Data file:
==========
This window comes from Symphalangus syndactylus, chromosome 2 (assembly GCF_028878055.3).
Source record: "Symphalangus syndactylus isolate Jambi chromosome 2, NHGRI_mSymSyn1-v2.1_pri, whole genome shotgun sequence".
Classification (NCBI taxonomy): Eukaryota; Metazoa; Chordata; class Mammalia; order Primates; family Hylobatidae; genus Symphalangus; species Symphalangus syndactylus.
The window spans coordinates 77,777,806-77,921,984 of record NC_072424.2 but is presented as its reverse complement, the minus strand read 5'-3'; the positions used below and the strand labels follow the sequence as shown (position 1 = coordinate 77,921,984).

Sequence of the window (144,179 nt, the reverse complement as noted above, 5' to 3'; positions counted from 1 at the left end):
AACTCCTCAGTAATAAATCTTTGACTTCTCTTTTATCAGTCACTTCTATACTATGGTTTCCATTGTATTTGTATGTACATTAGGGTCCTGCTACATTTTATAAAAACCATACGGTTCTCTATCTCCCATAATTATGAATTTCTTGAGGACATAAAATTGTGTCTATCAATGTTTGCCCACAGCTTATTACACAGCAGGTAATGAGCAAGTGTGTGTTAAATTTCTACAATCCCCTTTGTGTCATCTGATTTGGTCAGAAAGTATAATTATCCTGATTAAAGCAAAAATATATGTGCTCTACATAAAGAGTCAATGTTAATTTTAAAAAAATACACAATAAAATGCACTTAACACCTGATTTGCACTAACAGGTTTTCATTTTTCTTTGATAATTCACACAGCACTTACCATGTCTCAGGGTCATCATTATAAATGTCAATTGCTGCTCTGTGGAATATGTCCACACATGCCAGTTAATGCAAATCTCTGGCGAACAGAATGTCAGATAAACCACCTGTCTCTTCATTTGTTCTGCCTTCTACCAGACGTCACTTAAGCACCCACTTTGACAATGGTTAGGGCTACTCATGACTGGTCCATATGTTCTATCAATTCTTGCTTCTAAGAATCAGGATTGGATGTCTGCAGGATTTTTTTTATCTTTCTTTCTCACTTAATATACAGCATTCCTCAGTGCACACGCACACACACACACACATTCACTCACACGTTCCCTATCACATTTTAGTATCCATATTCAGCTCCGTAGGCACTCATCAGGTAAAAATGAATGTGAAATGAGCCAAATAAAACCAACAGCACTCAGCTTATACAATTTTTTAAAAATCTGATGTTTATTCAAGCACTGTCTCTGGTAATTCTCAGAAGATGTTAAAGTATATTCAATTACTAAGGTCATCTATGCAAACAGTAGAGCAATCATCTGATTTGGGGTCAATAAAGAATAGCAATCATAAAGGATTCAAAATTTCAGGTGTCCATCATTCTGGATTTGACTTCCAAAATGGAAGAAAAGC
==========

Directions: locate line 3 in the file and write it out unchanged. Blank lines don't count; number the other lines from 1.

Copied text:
Classification (NCBI taxonomy): Eukaryota; Metazoa; Chordata; class Mammalia; order Primates; family Hylobatidae; genus Symphalangus; species Symphalangus syndactylus.